Educated at Vanderbilt and teaching at Princeton, he left for Pepperdine in order to address the healthcare issues of his severely autistic son. His current book, Coming Home, written with co-author Bruce Frohnen, argues that American conservatism is an evolving tradition rather than an ideology. Americans are a conservative people who have been under assault by a progressive elite for several generations. The resulting cultural erosion has left most Americans “homeless” — lacking the sense of belonging and attachment that are the hallmarks of healthy societies and cultures.

McAllister seeks to reclaim America and its history and restore the familial and voluntary associations linking us to one another and to our common goals. Coming Home calls on us “to reclaim our most basic national identity as self-governing people from those who have foisted on us an administrative state to replace our republic and who are seeking to use their cultural and social power to change who we are as a people — to transform us.”

An authority on polling who has been writing a book on Walter Lippmann and his definitive Public Opinion and The Phantom Public, McAllister has been analyzing the poll data that seems to show that Trump is doomed in November.

His conclusion: Trump will win the popular vote by between 2-4% and will prevail again in the electoral college. Contending that Americans no longer trust the media or the pollsters, he cites the finding that the percentage of Trump voters who do not want to divulge their choice is 80%. “The polls are simply missing the Trump vote.”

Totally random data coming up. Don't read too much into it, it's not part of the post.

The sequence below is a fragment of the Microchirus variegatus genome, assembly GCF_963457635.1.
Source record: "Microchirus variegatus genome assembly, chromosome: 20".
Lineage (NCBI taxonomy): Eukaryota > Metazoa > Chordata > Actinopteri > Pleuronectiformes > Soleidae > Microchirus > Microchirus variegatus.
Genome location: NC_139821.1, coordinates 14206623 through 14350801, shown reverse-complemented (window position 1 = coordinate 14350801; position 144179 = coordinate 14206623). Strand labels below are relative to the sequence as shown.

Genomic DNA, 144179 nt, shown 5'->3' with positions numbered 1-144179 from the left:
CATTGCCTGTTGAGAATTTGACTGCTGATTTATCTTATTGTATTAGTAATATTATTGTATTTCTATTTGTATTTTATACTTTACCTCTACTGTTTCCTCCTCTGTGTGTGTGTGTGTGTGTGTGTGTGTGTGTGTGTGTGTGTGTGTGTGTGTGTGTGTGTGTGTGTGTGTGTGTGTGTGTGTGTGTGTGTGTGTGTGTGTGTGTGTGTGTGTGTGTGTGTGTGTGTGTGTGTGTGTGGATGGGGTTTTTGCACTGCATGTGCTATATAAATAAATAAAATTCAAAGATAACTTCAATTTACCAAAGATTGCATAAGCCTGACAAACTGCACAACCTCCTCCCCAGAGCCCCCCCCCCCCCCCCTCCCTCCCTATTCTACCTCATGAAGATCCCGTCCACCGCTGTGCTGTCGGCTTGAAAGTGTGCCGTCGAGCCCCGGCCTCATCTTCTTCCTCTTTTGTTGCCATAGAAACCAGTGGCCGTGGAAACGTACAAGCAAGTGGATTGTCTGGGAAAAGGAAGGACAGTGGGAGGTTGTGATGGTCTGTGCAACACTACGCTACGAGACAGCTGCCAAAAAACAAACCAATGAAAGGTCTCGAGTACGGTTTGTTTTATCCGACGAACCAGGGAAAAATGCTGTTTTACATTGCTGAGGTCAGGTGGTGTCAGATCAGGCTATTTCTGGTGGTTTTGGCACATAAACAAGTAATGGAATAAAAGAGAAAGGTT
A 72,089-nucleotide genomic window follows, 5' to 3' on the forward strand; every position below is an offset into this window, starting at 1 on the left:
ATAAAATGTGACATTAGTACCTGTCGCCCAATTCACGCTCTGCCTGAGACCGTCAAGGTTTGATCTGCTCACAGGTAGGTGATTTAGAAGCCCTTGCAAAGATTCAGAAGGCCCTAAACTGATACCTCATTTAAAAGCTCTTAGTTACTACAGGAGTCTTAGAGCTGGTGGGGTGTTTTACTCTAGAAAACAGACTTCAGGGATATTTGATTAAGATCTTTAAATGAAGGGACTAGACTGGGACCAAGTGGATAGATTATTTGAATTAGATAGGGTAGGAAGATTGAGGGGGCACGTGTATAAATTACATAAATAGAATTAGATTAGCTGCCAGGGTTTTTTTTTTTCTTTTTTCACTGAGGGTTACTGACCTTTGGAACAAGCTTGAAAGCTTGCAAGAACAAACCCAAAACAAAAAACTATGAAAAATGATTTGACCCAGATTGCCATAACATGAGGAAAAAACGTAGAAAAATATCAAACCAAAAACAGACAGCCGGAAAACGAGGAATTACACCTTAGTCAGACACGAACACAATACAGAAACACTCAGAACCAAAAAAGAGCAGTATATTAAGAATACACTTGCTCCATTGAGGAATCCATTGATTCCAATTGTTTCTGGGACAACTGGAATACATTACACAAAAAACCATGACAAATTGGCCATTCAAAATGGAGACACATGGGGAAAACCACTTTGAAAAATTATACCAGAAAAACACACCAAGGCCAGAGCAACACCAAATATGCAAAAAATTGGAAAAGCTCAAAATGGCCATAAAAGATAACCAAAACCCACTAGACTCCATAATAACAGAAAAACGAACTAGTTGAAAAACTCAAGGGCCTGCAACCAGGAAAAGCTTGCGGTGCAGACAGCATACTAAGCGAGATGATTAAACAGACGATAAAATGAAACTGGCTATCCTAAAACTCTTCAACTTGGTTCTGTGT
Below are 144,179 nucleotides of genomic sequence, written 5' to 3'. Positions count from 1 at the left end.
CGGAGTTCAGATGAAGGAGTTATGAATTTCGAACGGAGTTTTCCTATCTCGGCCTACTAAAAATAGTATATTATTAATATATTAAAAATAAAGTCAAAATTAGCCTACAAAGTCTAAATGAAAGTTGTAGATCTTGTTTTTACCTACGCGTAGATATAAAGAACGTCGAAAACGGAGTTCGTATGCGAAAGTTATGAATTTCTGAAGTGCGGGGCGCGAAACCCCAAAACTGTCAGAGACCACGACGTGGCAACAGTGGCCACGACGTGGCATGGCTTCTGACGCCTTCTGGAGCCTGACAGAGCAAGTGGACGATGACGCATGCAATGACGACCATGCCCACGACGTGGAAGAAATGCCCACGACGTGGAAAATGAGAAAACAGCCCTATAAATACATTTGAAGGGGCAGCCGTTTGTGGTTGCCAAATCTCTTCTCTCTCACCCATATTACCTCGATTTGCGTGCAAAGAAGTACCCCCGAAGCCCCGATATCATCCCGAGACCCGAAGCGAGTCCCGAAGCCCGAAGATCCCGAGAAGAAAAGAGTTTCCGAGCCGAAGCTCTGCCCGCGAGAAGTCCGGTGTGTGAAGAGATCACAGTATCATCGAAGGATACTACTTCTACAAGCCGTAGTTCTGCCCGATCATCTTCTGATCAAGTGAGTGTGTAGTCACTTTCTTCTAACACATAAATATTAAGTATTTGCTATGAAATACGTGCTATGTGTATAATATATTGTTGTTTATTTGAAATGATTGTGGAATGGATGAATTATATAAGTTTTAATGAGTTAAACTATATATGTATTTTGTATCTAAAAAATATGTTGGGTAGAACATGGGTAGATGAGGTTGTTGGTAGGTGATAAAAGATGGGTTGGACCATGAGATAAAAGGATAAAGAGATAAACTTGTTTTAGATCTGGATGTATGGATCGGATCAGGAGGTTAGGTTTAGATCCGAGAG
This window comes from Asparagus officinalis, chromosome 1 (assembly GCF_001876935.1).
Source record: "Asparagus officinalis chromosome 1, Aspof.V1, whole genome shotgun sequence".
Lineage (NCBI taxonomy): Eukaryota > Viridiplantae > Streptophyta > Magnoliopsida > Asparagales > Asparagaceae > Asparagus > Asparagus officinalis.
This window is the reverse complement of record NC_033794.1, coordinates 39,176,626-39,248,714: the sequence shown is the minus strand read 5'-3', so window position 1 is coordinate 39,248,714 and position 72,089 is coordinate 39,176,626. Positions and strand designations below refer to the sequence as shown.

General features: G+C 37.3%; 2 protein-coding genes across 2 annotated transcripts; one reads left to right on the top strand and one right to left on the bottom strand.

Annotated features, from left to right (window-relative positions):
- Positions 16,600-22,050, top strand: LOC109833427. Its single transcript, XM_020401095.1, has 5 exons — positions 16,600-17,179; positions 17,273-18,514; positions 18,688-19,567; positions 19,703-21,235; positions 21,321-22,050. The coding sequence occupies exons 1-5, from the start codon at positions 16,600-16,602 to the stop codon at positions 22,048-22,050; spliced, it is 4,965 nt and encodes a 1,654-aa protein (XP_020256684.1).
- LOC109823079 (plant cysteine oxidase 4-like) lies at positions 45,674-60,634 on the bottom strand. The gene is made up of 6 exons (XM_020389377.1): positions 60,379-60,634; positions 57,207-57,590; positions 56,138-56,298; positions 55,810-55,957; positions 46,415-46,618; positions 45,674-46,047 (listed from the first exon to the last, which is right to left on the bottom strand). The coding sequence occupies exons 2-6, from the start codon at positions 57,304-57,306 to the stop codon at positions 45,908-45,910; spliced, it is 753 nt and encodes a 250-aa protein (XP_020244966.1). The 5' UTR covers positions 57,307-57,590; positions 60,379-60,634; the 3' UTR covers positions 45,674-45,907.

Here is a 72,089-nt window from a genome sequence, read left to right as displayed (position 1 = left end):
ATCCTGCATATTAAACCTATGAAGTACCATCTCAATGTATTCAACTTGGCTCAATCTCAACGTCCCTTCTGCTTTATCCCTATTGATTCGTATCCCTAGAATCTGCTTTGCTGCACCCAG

As an example of hidden Trump support, he points to Israeli Americans who rarely vote in US elections but who have a sense of the fragility of civilization and will vote massively for Trump this year. He also presents evidence for a five-fold gap between Trump voters and Biden voters in the enthusiasm index.

He contends that the falsity of the expert predictions of the ravages of COVID will become massively evident and submerge the rise of expertise in an “ocean of anger.”

However, looking out at the blue reaches of the Pacific Ocean below and listening to the words of this wise and sagacious man, afflicted with a real deadly disease, I gained a new sense of peace.

The Sickness that is American Politics

He told us that his doctor gives him two years of remission fostered by chemo-therapy. Then the cancer is expected to return and he will be dependent on the advance of a targeted immune system treatment called CAR-T cell therapy. Other remedies also are in the offing from CRISPR and Israeli breakthroughs.

Living in a real life and death struggle, he calmly appraises the sickness of American politics and culture in the age of the COVID mania and brings us a message of faith and reassurance.

As I left the campus with McAllister’s former student and disciple Habi Zhang, my Chinese translator and advisor, I felt strengthened and inspired. I thought of Ted’s observation that “the mind of man, at one with nature has the laws of nature as part of its own being.”

In the end, the minds of free men will prevail against the madness of the times and bring healing to the world.


George Gilder
Editor, Gilder’s Daily Prophecy